It is important to make the point that a lot of Bjorn Beckman’s work was done with his wife Gunilla Andrae. They were particularly interested, from different angles, in agricultural production and its value chains in industry. As Nigeria once again makes another effort at import substitution to produce the rice and wheat we import to eat, it is worthwhile recalling their book, The Wheat Trap: Bread and Underdevelopment in Nigeria. They traced the journey of Nigeria from self-sufficiency in food production in the 1960s to complete dependence in the 1980s. Let us recall that one Muhammadu Buhari, Head of State, in his 1984 budget announced increases in tariff except for wheat because, as he explained, “bread has become the cheapest staple for our people”. Yet countries who want to combat food dependency develop value chains for local rather than imported staples. Today, the battle is to produce local rice to cut massive imports from Asia while the wheat trap remains our ambient reality.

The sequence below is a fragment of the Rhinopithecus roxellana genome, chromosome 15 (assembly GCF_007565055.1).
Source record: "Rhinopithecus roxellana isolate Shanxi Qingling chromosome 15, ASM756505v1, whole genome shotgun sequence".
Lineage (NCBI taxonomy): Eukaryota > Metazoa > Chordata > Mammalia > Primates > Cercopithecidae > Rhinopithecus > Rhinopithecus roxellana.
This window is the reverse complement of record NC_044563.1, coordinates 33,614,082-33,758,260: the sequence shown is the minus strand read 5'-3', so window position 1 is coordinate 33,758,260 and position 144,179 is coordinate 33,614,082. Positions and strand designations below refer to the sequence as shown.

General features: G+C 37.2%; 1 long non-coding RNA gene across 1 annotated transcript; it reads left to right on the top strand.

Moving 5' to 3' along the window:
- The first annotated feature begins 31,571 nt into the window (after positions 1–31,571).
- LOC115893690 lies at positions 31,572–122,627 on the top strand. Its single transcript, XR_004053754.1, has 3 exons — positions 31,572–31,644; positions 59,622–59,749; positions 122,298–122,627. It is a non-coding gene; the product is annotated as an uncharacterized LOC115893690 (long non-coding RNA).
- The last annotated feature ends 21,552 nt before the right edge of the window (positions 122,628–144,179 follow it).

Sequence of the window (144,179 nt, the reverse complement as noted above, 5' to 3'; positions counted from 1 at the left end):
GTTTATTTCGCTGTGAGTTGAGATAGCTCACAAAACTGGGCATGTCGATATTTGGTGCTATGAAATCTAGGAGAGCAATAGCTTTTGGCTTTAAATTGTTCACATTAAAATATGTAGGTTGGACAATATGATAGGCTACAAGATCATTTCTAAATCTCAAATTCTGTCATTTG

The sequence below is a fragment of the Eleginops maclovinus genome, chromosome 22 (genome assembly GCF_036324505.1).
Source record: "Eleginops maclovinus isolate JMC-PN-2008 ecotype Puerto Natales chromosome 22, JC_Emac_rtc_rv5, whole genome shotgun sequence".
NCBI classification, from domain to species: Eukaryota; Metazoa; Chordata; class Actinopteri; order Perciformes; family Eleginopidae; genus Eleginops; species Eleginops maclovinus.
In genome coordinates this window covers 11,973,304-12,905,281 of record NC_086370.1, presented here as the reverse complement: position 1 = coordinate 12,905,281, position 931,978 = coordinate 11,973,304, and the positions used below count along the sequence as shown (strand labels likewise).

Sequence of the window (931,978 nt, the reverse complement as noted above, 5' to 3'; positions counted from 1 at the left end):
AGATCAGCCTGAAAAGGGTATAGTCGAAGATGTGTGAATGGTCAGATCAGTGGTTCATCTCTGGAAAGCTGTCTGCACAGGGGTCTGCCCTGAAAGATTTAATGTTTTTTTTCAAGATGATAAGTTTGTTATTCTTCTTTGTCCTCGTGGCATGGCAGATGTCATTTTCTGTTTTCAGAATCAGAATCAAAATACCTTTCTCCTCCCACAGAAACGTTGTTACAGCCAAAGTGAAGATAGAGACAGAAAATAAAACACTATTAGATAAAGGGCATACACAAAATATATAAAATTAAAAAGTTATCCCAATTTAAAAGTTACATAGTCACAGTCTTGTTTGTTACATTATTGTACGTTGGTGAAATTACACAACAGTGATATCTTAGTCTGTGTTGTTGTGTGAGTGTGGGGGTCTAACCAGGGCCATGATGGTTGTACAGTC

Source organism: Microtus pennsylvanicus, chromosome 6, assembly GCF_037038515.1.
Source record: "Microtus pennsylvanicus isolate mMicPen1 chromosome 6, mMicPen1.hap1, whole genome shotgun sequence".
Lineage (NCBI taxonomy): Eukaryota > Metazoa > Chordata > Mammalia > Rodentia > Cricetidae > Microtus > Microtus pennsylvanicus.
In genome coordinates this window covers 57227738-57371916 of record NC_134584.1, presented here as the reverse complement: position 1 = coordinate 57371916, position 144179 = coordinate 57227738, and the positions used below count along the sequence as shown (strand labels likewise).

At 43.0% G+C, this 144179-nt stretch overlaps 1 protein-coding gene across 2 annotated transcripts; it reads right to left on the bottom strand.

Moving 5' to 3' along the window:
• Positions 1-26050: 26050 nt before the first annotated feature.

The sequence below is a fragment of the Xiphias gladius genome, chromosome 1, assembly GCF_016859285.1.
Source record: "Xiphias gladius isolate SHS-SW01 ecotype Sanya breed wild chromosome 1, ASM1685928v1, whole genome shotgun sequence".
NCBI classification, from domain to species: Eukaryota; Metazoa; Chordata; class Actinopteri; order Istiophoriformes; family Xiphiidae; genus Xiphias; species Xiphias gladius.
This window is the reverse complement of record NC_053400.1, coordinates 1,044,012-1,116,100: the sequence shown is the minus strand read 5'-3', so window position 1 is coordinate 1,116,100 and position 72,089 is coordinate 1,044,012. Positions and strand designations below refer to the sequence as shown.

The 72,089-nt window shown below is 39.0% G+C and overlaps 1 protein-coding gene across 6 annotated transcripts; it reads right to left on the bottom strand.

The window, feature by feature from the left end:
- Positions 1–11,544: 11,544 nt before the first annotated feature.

Bjorn Beckman had one epistemological concern that guided his life work. He wanted his associates and friends to have a better understanding and appreciation of the African State. He was concerned that too much writing on the African state was superficial and descriptive. There were too many tales of corruption and mismanagement by the ruling classes and too little analysis of social forces and processes. He always told his friends and students that it is not enough to dismiss the State for its inadequacies; what is important is to understand what is happening. In so doing, there is a need to take the ruling class seriously. Our responsibility, he always said, should not be to insult the ruling classes but to understand how class forces were developing and how they were relating to the growing body of class organisations, employers’ and manufacturers’ associations, chambers of commerce, Rotary Clubs, ‘Old Boys” associations, etc. And, of course, the apparatuses of the state itself, including the dynamics of the repressive forces, army and police force, as they got involved in operating the State apparatuses. The challenge, he always insisted, was to understand the evolution of alliances between domestic class forces with foreign capital and various forms of aid and foreign state support.